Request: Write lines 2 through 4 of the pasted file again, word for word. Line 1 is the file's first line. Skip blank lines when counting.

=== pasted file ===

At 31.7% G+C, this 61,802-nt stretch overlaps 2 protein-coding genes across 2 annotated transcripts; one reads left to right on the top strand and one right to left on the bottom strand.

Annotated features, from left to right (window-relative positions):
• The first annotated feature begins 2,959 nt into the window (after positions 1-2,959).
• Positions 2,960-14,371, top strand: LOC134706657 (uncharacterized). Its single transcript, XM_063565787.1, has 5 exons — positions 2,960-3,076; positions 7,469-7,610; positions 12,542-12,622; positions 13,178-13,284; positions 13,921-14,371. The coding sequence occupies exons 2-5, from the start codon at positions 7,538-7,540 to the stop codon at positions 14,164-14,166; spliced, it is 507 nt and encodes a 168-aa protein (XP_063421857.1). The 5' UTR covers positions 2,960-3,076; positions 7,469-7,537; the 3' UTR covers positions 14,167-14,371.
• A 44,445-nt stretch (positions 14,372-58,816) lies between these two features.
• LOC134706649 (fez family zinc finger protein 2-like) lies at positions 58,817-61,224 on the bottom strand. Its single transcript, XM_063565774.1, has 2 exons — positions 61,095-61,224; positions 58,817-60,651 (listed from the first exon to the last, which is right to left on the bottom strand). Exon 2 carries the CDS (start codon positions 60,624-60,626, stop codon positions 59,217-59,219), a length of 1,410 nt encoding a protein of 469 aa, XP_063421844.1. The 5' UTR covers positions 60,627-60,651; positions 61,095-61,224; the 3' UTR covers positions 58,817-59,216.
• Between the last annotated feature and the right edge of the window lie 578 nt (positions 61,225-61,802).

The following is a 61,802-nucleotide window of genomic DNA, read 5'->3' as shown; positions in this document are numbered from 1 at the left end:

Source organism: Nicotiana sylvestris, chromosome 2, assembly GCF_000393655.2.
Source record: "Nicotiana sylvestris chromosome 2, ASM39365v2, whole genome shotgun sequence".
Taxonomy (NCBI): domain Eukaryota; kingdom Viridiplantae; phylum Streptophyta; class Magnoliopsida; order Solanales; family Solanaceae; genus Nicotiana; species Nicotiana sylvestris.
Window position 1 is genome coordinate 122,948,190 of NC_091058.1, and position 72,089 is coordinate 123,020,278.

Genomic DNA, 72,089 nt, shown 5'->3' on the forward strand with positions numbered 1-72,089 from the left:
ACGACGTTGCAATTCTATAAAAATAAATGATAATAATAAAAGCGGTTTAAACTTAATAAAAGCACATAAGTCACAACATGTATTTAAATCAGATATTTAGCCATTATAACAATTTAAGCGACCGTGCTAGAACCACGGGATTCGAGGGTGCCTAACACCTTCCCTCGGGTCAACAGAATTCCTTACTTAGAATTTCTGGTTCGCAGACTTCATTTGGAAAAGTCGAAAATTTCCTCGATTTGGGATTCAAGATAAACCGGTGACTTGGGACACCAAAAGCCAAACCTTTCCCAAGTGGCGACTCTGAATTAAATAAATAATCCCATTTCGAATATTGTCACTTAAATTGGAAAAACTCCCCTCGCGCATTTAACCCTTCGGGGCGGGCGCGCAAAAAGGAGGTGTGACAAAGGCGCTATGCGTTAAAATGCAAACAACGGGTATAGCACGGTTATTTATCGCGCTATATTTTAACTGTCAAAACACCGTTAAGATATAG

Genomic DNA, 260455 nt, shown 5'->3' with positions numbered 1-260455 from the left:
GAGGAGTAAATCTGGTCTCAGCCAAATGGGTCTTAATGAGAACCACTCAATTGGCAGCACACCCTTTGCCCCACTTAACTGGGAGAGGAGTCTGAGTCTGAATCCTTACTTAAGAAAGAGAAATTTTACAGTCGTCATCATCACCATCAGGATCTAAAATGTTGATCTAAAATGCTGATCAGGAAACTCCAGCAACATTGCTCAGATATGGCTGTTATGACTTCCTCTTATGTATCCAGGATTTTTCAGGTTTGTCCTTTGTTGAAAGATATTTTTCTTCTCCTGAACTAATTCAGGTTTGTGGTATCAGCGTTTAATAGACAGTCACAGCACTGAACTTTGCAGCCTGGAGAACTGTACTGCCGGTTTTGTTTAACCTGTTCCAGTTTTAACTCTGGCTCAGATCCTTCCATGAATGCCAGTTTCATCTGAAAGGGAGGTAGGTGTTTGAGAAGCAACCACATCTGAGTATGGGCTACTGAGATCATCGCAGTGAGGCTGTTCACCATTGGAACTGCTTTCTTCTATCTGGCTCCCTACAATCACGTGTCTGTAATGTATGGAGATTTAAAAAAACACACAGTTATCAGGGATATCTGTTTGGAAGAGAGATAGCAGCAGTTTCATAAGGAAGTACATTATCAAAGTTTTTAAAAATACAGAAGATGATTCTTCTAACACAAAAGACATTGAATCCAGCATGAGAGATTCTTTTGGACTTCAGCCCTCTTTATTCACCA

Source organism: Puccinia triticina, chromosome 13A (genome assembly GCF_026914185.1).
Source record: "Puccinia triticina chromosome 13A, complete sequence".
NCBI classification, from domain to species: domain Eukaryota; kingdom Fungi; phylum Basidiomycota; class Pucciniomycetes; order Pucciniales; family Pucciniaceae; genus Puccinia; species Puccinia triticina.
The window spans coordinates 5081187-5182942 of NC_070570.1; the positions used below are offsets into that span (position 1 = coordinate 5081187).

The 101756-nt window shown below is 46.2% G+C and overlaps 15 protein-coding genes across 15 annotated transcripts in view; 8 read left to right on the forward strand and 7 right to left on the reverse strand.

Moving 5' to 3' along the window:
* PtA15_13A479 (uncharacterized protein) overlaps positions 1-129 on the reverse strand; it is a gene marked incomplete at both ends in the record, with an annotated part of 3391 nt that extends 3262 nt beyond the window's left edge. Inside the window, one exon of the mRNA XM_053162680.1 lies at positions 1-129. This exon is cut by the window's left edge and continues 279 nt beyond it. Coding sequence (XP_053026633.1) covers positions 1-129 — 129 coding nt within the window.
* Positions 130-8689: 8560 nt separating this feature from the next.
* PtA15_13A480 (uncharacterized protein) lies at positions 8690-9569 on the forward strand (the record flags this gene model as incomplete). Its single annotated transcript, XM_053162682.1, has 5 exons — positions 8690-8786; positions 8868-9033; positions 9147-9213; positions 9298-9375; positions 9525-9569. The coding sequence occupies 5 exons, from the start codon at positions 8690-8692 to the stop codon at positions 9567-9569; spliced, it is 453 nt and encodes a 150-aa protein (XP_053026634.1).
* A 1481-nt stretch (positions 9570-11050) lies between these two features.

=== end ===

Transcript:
Annotated features, from left to right (window-relative positions):
• The first annotated feature begins 2,959 nt into the window (after positions 1-2,959).
• Positions 2,960-14,371, top strand: LOC134706657 (uncharacterized). Its single transcript, XM_063565787.1, has 5 exons — positions 2,960-3,076; positions 7,469-7,610; positions 12,542-12,622; positions 13,178-13,284; positions 13,921-14,371. The coding sequence occupies exons 2-5, from the start codon at positions 7,538-7,540 to the stop codon at positions 14,164-14,166; spliced, it is 507 nt and encodes a 168-aa protein (XP_063421857.1). The 5' UTR covers positions 2,960-3,076; positions 7,469-7,537; the 3' UTR covers positions 14,167-14,371.